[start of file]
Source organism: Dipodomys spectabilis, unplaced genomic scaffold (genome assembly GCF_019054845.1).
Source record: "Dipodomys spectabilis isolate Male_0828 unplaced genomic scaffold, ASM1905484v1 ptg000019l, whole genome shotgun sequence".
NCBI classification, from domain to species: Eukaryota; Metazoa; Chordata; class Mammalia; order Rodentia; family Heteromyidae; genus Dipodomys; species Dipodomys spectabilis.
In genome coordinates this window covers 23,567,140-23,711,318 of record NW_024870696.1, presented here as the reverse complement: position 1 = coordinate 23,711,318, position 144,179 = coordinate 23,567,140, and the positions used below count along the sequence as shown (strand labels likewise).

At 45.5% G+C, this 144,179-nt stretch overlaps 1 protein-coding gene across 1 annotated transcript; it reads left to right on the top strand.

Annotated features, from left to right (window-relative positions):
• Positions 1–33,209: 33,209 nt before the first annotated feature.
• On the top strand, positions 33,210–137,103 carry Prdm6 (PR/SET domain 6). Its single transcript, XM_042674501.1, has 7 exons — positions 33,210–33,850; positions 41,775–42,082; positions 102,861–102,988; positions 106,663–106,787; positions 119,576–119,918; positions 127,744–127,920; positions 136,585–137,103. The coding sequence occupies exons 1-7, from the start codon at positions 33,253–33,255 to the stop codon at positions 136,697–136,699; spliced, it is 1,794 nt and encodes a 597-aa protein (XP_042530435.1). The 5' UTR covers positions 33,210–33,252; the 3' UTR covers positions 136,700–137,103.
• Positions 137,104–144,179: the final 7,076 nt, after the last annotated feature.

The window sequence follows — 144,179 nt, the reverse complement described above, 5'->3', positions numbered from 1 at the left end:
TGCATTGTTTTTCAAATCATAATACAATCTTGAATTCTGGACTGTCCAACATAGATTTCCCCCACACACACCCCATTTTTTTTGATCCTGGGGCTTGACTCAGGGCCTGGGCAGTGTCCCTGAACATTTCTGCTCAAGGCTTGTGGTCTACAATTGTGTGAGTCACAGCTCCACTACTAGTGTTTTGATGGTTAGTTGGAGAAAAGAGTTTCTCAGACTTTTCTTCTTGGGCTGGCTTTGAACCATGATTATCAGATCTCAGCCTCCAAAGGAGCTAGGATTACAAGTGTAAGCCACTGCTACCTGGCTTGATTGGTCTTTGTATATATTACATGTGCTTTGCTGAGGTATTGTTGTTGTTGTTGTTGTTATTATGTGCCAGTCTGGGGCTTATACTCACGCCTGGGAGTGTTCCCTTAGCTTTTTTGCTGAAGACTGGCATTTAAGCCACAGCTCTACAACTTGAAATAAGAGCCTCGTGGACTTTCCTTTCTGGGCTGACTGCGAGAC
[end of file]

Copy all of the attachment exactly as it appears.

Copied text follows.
Source organism: Dipodomys spectabilis, unplaced genomic scaffold (genome assembly GCF_019054845.1).
Source record: "Dipodomys spectabilis isolate Male_0828 unplaced genomic scaffold, ASM1905484v1 ptg000019l, whole genome shotgun sequence".
NCBI classification, from domain to species: Eukaryota; Metazoa; Chordata; class Mammalia; order Rodentia; family Heteromyidae; genus Dipodomys; species Dipodomys spectabilis.
In genome coordinates this window covers 23,567,140-23,711,318 of record NW_024870696.1, presented here as the reverse complement: position 1 = coordinate 23,711,318, position 144,179 = coordinate 23,567,140, and the positions used below count along the sequence as shown (strand labels likewise).

At 45.5% G+C, this 144,179-nt stretch overlaps 1 protein-coding gene across 1 annotated transcript; it reads left to right on the top strand.

Annotated features, from left to right (window-relative positions):
• Positions 1–33,209: 33,209 nt before the first annotated feature.
• On the top strand, positions 33,210–137,103 carry Prdm6 (PR/SET domain 6). Its single transcript, XM_042674501.1, has 7 exons — positions 33,210–33,850; positions 41,775–42,082; positions 102,861–102,988; positions 106,663–106,787; positions 119,576–119,918; positions 127,744–127,920; positions 136,585–137,103. The coding sequence occupies exons 1-7, from the start codon at positions 33,253–33,255 to the stop codon at positions 136,697–136,699; spliced, it is 1,794 nt and encodes a 597-aa protein (XP_042530435.1). The 5' UTR covers positions 33,210–33,252; the 3' UTR covers positions 136,700–137,103.
• Positions 137,104–144,179: the final 7,076 nt, after the last annotated feature.

The window sequence follows — 144,179 nt, the reverse complement described above, 5'->3', positions numbered from 1 at the left end:
TGCATTGTTTTTCAAATCATAATACAATCTTGAATTCTGGACTGTCCAACATAGATTTCCCCCACACACACCCCATTTTTTTTGATCCTGGGGCTTGACTCAGGGCCTGGGCAGTGTCCCTGAACATTTCTGCTCAAGGCTTGTGGTCTACAATTGTGTGAGTCACAGCTCCACTACTAGTGTTTTGATGGTTAGTTGGAGAAAAGAGTTTCTCAGACTTTTCTTCTTGGGCTGGCTTTGAACCATGATTATCAGATCTCAGCCTCCAAAGGAGCTAGGATTACAAGTGTAAGCCACTGCTACCTGGCTTGATTGGTCTTTGTATATATTACATGTGCTTTGCTGAGGTATTGTTGTTGTTGTTGTTGTTATTATGTGCCAGTCTGGGGCTTATACTCACGCCTGGGAGTGTTCCCTTAGCTTTTTTGCTGAAGACTGGCATTTAAGCCACAGCTCTACAACTTGAAATAAGAGCCTCGTGGACTTTCCTTTCTGGGCTGACTGCGAGAC